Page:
Therefore the dosages we list below are based on our personal experience, informed reading and the results of application.     Dose 1  - The average case of white poos.

This is where the Spironucleus has been spotted early i.e. the discus has demonstrated a change in behaviour - indicative of an S. vortens infestation; white poo may have been seen on 1 or 2 occasions (at the most – it is believed that by the time this jelly excreta has developed the population of S. vortens is already at considerable levels); and preferably S. vortens has been grossly identified using a compound light microscope.

*      A 30% water change prior to dosing

*      A temperature of 30oC

*      250mg of metronidazole / 10gallons of aquarium water.

*      After 8 hours 25% water change is performed followed by another 250mg of metronidazole / 10gallons of aquarium water.

*      This cycle is repeated for three days 

*      Note: mortar and pestle the tablet/s, add a drop of warm aquarium water and mix to thick paste; keep adding drops until you have a thinner paste; – you can then add more water, mix thoroughly and spread over the aquarium.     Dose 2 – Severe case or reoccurrence

This is where the Spironucleus has not been spotted early i.e. the discus has demonstrated a behavioural change indicative; white poo may have been seen on several occasions and the fish may in fact no longer be passing visible excreta; or this is a repetition of a previous case of S. vortens; again has been grossly identified using a compound light microscope.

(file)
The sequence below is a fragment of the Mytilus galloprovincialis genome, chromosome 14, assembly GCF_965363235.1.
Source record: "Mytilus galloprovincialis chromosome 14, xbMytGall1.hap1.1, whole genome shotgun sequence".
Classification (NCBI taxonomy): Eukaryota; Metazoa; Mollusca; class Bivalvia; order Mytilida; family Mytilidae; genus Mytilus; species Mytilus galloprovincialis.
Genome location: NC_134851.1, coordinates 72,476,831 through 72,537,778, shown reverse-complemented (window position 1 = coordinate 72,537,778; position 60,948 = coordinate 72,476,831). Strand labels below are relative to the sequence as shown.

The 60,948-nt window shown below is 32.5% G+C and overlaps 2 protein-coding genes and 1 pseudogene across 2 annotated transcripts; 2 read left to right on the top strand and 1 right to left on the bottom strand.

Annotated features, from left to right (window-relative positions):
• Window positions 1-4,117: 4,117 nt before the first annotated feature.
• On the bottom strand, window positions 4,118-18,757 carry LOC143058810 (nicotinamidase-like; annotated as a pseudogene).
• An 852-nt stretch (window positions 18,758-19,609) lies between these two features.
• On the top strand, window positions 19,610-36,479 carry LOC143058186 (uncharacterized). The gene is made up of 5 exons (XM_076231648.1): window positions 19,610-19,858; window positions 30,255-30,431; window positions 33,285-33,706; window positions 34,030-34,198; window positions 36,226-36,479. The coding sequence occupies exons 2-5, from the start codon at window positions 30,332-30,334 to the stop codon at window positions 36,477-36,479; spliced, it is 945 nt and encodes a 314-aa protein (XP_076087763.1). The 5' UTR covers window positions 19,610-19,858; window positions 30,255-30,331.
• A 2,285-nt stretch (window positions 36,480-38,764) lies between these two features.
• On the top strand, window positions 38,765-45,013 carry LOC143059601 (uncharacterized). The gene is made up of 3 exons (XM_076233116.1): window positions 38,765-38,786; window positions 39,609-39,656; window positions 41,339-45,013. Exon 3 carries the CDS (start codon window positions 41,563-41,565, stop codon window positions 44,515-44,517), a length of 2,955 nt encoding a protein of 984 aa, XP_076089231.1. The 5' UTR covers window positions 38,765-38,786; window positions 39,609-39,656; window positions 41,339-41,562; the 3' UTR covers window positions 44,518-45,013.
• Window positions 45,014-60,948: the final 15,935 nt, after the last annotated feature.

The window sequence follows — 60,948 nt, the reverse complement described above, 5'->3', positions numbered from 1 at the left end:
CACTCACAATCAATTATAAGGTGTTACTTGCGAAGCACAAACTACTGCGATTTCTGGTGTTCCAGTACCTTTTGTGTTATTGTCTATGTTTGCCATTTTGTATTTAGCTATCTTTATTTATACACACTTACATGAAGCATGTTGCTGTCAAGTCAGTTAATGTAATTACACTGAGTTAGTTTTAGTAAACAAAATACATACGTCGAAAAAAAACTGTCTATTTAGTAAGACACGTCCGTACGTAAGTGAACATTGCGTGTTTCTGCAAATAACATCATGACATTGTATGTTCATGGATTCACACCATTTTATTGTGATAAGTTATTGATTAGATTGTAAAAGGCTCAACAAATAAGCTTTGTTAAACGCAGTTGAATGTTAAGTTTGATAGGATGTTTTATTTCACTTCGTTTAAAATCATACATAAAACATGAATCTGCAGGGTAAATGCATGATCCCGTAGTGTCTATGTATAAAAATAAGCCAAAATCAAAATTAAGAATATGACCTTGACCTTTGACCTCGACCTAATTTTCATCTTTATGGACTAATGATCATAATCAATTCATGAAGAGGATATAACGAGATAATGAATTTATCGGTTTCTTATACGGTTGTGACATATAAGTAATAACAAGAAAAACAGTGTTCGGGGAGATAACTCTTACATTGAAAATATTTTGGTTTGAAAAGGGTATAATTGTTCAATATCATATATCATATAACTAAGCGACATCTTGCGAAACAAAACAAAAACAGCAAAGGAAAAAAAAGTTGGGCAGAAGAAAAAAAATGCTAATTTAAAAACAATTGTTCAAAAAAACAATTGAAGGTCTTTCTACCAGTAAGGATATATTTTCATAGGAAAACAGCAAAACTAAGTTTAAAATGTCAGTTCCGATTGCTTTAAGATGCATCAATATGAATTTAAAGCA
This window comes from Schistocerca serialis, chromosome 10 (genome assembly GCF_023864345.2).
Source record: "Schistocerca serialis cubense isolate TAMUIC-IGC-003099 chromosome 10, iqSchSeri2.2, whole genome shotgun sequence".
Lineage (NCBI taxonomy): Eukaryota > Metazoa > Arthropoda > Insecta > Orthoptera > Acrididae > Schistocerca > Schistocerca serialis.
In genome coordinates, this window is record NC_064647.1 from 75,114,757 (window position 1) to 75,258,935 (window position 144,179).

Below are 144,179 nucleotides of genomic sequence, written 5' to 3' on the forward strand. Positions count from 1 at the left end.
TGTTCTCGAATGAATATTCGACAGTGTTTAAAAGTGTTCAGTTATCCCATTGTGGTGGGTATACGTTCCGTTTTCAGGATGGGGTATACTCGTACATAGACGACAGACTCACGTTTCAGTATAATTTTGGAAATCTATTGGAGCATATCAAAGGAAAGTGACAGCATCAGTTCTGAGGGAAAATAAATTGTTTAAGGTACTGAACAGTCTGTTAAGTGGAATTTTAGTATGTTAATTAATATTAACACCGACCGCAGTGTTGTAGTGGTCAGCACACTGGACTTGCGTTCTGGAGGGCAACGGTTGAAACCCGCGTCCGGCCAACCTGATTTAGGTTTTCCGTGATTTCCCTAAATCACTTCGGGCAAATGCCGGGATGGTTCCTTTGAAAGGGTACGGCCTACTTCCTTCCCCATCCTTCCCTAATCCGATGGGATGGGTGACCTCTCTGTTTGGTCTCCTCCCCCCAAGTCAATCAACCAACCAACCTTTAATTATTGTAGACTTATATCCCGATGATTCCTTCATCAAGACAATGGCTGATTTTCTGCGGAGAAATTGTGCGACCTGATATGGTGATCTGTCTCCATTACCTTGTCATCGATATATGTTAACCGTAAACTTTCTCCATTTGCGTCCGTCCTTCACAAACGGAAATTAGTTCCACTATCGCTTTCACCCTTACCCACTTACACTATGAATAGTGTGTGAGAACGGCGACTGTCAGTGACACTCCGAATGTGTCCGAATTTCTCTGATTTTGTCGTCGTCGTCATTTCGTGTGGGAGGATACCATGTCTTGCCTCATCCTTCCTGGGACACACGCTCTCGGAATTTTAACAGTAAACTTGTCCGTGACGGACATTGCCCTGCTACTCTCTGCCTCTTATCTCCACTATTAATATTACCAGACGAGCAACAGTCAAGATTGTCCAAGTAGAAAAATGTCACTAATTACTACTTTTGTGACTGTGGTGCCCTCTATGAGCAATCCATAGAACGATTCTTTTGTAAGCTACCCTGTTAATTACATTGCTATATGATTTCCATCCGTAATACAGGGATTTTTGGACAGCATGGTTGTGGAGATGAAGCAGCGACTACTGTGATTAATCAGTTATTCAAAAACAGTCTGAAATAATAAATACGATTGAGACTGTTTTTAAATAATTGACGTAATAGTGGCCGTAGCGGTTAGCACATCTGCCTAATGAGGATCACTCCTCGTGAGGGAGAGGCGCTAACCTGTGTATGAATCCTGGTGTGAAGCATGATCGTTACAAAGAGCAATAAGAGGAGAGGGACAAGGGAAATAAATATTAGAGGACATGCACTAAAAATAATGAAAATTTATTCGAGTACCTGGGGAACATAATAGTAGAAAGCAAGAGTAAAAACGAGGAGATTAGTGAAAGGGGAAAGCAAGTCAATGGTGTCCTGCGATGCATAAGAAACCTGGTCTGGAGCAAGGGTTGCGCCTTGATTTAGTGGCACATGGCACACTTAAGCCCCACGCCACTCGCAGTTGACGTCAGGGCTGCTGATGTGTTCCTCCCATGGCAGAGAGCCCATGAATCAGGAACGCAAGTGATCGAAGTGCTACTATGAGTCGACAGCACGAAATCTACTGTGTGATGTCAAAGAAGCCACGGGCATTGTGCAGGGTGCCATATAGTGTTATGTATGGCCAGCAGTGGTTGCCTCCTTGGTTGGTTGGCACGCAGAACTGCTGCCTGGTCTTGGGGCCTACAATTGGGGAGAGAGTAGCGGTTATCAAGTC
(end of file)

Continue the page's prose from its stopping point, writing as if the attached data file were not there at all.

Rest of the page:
*      A 30% water change prior to dosing

*      A temperature of 30oC

*      400mg of metronidazole / 10gallons of aquarium water.

*      After 8 hours 25% water change is performed followed by another 400mg of metronidazole / 10gallons of aquarium water.

*      This cycle is repeated for three days

*      The dose of metronidazole can be increased further than this, I have a personal preference of 500mg but greater care must be taken and careful observations are a must.

Remember other factors play a role as to how much actually gets to where it is needed and as to how effective the dose will be, e.g. age, metabolism, temps, other medications, water, degree of infestation, immune system efficiency etc.

Please remember the doses are not meant to be a ‘be all and end all’ of cures - other factors must be taken into consideration.     Dosage in food

*      Mixing

The mixing of medicated food is of vital importance - the preferred method is to mortar and pestle the tablet, ‘grind it with the end of a wooden rolling pin; then roll out the food, on some grease proof paper, so that it is thin and flat.  Then sprinkle the powder thinly and evenly over the food and knead it in. The mix is then rolled up and placed into mixing bowel where it is very carefully mixed so that an even distribution of the drug is assured.

*      Dosage

*      The preferred dose is (Francis-Floyd & Reed, 1994; Yeng, 2001) i.e. 1gm of metronidazole to 100gm of Fred’s beef heart mix or similar.